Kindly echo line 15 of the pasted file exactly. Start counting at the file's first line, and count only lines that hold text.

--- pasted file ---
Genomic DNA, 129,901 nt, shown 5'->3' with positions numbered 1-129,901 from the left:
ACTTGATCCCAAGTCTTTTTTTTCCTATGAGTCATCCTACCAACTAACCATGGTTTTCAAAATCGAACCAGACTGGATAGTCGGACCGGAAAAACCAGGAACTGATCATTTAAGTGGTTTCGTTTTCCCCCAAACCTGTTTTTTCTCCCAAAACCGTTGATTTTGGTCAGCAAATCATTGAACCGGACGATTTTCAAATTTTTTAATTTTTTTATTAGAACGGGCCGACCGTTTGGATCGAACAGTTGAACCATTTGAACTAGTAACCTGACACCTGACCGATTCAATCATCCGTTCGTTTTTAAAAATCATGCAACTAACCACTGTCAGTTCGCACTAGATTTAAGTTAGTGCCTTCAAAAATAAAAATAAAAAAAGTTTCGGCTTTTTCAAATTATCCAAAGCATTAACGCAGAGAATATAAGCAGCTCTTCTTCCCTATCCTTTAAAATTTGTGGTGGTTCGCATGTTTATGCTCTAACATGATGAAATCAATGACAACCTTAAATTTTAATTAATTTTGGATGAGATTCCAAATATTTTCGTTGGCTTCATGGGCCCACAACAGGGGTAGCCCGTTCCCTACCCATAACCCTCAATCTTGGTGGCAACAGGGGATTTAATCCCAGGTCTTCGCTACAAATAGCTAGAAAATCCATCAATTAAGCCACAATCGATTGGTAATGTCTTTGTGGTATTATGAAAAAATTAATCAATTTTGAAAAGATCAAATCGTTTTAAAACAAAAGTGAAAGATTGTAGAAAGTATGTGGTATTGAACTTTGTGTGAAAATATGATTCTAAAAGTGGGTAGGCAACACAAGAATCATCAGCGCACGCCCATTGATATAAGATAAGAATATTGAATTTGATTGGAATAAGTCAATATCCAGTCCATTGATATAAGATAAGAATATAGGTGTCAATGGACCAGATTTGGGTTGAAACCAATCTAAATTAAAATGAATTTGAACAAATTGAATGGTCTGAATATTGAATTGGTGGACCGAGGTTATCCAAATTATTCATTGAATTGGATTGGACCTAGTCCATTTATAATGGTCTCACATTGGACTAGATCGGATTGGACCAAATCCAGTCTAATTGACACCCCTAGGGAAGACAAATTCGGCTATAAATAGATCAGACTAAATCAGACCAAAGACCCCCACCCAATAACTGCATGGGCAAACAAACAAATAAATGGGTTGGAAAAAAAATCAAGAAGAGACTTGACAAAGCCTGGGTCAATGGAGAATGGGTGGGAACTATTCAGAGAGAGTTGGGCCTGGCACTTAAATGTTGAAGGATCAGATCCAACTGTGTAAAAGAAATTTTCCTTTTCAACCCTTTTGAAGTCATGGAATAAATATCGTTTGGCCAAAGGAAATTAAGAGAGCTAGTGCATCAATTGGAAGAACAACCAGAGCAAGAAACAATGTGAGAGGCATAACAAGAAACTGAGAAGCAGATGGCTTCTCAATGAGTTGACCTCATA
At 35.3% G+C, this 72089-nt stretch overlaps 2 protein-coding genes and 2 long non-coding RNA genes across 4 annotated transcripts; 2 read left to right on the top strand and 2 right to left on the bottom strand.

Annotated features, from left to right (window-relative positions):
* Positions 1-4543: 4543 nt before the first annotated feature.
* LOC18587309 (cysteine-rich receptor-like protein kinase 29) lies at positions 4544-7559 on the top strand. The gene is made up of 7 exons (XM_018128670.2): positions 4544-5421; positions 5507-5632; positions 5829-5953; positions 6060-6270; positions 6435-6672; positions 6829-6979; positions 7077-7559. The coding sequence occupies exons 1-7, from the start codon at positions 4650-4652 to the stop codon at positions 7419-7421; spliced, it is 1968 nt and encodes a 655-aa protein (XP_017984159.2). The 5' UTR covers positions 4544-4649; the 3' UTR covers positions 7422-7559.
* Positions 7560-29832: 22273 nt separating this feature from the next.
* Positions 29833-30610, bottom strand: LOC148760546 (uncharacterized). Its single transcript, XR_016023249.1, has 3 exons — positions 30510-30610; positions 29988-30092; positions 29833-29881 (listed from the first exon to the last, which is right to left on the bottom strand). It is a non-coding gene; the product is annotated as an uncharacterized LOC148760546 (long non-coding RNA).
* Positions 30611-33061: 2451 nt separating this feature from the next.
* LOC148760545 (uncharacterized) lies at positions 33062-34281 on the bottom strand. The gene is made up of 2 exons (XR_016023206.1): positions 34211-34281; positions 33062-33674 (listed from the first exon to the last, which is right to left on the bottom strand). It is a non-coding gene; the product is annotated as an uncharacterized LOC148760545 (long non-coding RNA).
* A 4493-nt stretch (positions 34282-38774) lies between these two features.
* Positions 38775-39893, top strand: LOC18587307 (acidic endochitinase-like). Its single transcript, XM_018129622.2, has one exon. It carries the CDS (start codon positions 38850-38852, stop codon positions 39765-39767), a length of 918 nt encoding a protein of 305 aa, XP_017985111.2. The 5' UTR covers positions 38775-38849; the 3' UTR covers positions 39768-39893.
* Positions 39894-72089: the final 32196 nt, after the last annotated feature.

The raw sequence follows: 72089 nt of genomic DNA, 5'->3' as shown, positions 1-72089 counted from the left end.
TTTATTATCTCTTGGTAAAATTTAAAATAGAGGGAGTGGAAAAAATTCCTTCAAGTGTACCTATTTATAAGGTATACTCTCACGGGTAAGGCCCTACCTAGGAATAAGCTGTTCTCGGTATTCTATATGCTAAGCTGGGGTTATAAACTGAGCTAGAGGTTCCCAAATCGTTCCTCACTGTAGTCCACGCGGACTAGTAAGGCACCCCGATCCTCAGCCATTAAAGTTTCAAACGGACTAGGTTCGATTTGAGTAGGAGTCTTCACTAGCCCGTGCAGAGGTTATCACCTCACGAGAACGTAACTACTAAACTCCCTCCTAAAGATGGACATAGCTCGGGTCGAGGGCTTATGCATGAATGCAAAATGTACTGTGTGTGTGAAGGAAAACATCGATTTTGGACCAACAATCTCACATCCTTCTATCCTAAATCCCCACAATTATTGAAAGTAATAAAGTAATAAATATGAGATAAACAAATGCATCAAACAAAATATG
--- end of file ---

TTTATTATCTCTTGGTAAAATTTAAAATAGAGGGAGTGGAAAAAATTCCTTCAAGTGTACCTATTTATAAGGTATACTCTCACGGGTAAGGCCCTACCTAGGAATAAGCTGTTCTCGGTATTCTATATGCTAAGCTGGGGTTATAAACTGAGCTAGAGGTTCCCAAATCGTTCCTCACTGTAGTCCACGCGGACTAGTAAGGCACCCCGATCCTCAGCCATTAAAGTTTCAAACGGACTAGGTTCGATTTGAGTAGGAGTCTTCACTAGCCCGTGCAGAGGTTATCACCTCACGAGAACGTAACTACTAAACTCCCTCCTAAAGATGGACATAGCTCGGGTCGAGGGCTTATGCATGAATGCAAAATGTACTGTGTGTGTGAAGGAAAACATCGATTTTGGACCAACAATCTCACATCCTTCTATCCTAAATCCCCACAATTATTGAAAGTAATAAAGTAATAAATATGAGATAAACAAATGCATCAAACAAAATATG